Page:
I have many times considered getting my PhD in Rhet/Comp over the last few years, and have been through the same thought processes you mention. I looked into the Texas Tech program, but while it allows some flexibility to plan your own focus, I don’t think it would necessarily be a good use of money at this stage of my career and life since I would have to pay out-of-state tuition. I believe there’s also an online program at Old Dominion in English, but again, it’s a cost issue for me.
Recently, I visited University of Nevada, Reno, to check out their program in English Literature and Environment, which is more what I’d like to focus in, since my undergraduate degree was in Geography. I am trying to determine now if I want to commit to an additional five years of school; I love school, but have other obligations – including working full-time – that make it a harder decision for me. Would the payoff be worth it? Hard to say. I think I’d have to go into it because I’m truly fascinated by the subject matter, rather than thinking I’d necessarily get a huge return on my investment.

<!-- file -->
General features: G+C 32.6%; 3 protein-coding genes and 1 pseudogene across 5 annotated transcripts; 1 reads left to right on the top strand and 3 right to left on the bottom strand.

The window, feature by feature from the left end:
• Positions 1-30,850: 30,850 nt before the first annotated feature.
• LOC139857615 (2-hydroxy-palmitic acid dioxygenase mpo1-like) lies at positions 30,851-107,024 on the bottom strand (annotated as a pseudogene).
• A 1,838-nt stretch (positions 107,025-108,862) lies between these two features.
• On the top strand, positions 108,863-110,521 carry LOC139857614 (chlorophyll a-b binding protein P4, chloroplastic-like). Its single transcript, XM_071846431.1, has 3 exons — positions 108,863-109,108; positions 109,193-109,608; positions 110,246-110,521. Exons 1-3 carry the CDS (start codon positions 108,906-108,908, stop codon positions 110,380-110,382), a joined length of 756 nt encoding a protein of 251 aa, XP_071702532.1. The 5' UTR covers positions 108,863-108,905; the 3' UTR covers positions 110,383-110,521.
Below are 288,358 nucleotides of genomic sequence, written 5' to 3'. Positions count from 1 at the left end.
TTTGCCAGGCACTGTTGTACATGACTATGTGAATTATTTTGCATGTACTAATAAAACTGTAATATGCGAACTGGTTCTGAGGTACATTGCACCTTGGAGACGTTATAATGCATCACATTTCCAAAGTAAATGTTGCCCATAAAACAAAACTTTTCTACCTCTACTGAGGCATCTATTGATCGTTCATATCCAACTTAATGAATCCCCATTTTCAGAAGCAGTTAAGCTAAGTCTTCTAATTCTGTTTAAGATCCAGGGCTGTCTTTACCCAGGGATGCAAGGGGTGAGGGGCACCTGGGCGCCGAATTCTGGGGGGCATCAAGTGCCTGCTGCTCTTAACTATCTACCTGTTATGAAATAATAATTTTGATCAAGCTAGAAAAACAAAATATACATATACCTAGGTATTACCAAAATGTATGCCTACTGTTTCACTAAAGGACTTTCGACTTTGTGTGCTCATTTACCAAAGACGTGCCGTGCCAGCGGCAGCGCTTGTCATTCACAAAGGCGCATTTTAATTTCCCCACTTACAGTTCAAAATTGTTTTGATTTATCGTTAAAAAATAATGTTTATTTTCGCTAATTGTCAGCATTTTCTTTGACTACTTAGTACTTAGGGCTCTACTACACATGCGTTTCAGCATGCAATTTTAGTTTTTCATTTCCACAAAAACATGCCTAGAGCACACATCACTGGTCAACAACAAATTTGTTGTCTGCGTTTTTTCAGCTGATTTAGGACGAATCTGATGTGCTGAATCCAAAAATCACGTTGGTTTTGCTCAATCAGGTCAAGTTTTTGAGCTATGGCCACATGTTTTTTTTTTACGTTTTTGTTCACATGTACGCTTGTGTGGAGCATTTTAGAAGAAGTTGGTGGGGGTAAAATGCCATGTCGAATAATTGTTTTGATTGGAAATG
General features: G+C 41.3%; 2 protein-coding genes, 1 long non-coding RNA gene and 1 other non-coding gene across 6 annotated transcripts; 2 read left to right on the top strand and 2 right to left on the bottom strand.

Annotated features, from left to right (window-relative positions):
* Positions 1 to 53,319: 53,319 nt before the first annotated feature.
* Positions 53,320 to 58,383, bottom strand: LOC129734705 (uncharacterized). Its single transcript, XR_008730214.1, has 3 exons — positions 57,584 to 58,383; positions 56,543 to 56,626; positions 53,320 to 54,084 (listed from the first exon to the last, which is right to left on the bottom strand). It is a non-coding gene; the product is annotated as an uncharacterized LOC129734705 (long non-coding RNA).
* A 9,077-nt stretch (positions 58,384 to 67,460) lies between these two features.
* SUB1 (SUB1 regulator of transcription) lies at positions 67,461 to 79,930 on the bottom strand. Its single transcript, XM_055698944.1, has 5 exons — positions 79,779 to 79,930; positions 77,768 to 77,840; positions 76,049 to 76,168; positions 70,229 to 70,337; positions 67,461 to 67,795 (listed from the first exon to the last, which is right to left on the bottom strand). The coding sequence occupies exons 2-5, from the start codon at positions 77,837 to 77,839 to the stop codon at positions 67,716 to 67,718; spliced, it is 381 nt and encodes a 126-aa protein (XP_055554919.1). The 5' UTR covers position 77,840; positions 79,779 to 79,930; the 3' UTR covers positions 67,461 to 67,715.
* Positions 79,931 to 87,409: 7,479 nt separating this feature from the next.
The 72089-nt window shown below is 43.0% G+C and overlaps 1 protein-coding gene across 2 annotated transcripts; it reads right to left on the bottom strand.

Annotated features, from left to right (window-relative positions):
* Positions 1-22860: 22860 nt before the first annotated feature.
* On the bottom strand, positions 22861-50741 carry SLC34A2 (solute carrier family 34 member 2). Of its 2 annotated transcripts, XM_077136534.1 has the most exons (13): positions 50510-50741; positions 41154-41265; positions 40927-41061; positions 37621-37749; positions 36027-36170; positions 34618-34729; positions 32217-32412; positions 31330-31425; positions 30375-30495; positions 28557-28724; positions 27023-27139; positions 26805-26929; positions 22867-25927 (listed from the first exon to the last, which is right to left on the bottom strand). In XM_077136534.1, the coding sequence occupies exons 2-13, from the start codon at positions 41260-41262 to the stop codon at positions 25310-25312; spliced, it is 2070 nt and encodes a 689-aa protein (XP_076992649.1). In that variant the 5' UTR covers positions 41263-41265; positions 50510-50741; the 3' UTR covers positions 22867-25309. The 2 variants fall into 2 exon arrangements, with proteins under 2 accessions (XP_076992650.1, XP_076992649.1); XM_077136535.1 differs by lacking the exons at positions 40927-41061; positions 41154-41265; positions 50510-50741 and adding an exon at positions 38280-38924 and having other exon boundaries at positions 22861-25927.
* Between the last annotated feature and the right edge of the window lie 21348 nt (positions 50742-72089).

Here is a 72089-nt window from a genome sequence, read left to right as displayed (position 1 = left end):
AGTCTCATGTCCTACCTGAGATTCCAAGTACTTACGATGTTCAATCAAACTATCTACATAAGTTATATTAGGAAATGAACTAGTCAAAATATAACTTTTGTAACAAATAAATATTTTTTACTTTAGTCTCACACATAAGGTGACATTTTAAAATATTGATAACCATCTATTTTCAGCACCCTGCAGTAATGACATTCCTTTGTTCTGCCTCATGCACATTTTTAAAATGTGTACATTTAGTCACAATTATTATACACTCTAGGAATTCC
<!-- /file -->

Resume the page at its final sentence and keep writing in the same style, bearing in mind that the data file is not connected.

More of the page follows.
I teach many, many developmental writing and composition classes. I see every day exactly what you are referring to. I think teaching writing (especially early writing classes) is often difficult to do online, mostly because students benefit from hearing immediate responses to their questions and immediate corrections to their misconceptions. While I applaud students who return to school to obtain degrees, too few understand what “college writing” really means. They need to see that writing is learned by many years of practice, and not a 5-week or 9-week class or even 16-week class.
I don’t mean to be negative, and I do my best to help as many as I can. But the challenges are definitely there, both online and in the traditional classroom.